Having been in the business of serving customers my whole career, I find it especially aggravating to discover companies that have no idea how to provide good CUSTOMER SERVICE.
[Well, yes, I DID provide customer service my entire career. In my first job I was focused on never letting down an aircraft who needed fuel. In my second job, I was intent on providing my satellite or spacecraft a great ride. In my third job I wanted to make sure that any target in great need of total destruction would get serviced promptly.]
Here are three examples of horrible customer service. Notice, in each case, the person I was dealing with most likely wanted to provide the best service they could. But their options were limited. They were restrained from doing so.
Checking out of a major brand home improvement store recently, my cashier was unfamiliar with the price of grey bricks. I had 60 of them. He put in the inventory number he thought was right and started to ring them up at 51 cents apiece. I told him they were 46 cents apiece. He asked a colleague to go back and get the inventory number on the item. As the store was in the midst of serious reconstruction, this took several minutes, during which time the line backed up considerably. When he got the number and entered it into the cash register, the price came up as 46 cents apiece. But he didn’t do all this in the fear that I might get overcharged by $3. He was not allowed to proceed (to check me out) without ensuring the inventory computer was serviced. First. Instead of me. Keeping all the customers backed up in the line. I could get used to the idea that he may need to check the price. I cannot get used to the idea that the inventory computer has a higher priority than me and a long line of customers.
Another day, I was checking out of a superstore that provides both department store items and groceries. I would often hit up this store during lunch hour to grab a quick snack and just enjoy a change of pace from my office by looking around at cool stuff. On occasion, since it was convenient, I would purchase some of the cool stuff. One thing I really enjoyed was the friendly check-out ladies. What put me off of this pleasant interlude was the day the nice lady gave me a seriously canned speech about some item they were hawking. I certainly don’t remember the item. But I do remember this lady giving me this memorized ad. She did not look like she enjoyed it, but was dutifully performing her task. We were both robbed by the corporate idiots who hired her and then abused her.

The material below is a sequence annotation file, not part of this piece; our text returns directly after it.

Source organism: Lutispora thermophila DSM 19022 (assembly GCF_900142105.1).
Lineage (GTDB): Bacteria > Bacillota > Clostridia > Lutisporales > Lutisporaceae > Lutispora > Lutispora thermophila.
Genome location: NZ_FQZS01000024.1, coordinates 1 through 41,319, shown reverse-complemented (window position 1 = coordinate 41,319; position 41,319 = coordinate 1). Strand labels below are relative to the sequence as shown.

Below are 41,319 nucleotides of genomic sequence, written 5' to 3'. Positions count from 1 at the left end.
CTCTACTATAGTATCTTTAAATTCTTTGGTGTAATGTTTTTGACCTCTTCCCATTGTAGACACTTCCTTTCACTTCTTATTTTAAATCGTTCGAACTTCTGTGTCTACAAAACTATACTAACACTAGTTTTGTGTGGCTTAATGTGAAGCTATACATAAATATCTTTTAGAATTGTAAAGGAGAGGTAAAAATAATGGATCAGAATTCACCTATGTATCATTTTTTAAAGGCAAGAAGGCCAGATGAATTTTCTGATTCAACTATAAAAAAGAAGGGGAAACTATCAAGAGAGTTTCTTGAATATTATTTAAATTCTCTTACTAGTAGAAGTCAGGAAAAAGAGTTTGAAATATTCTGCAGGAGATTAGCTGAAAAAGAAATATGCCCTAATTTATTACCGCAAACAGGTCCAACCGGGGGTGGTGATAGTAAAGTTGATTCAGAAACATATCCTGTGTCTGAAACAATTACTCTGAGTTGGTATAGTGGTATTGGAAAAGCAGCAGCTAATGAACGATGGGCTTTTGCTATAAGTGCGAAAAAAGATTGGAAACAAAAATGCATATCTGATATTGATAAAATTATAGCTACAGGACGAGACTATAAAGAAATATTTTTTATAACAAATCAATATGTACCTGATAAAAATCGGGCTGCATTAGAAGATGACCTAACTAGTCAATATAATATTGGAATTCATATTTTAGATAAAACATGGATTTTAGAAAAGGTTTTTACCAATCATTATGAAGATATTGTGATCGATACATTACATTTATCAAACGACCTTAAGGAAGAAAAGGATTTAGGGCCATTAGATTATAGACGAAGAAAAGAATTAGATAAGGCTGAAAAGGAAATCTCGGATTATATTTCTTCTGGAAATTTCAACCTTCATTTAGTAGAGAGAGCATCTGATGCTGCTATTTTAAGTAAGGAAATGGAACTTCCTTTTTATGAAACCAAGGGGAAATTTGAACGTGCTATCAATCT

But all of these check-out person stories pale in comparison to the customer service we expect from our nurses when we need to stay in a hospital. If you are not feeling well, do you like to be surrounded by cavernous echoey halls, binging boxes, and warning klaxons? Really? No? Then why are hospitals designed to provide all these features? I can’t stand it, and I cannot imagine the nurses care for the noise either. Yet who is the advocate for the comfort of the patient? The nurse. Who has allowed all these intrusions on peace and crippled the nurse’s authority in order to do it? The management. And they never have to endure these consequences.
Sure there are lazy, foolish, and rude people ready to make your consumer experience unenjoyable. But in most cases, the blame goes to people you will never see.
The fault is with their managers’ managers’ manager who is several layers removed from you. It amazes me that large corporations don’t act on the notion that the most important person to a customer is the person registering your purchases, taking your money, and providing you the product or service. Yes, that person is usually hired with that in mind. But once hired, they are not being allowed to exercise the latitude required on a minute-by-minute basis.
Instead, they are burdened with extra duties and silly rules. In the first instance, the poor fellow must have the inventory number or he is not allowed to complete the sale. It does not matter how many customers are inconvenienced or how large the amount of money involved. In the second instance, the cashier is forced away from a chat she enjoys to pitch a canned ad — an ad that ultimately drives away customers. In the third instance, the nurse is completely disenfranchised from their main vocation of providing comfort to ensure rapid healing.
The solution? Top leaders who are not seduced by their offices, meetings, and emails. Top leaders who are able to walk away from their desk and actively seek out better ways. Top leaders who can truly keep an open mind as they ask their front line employees for better ideas.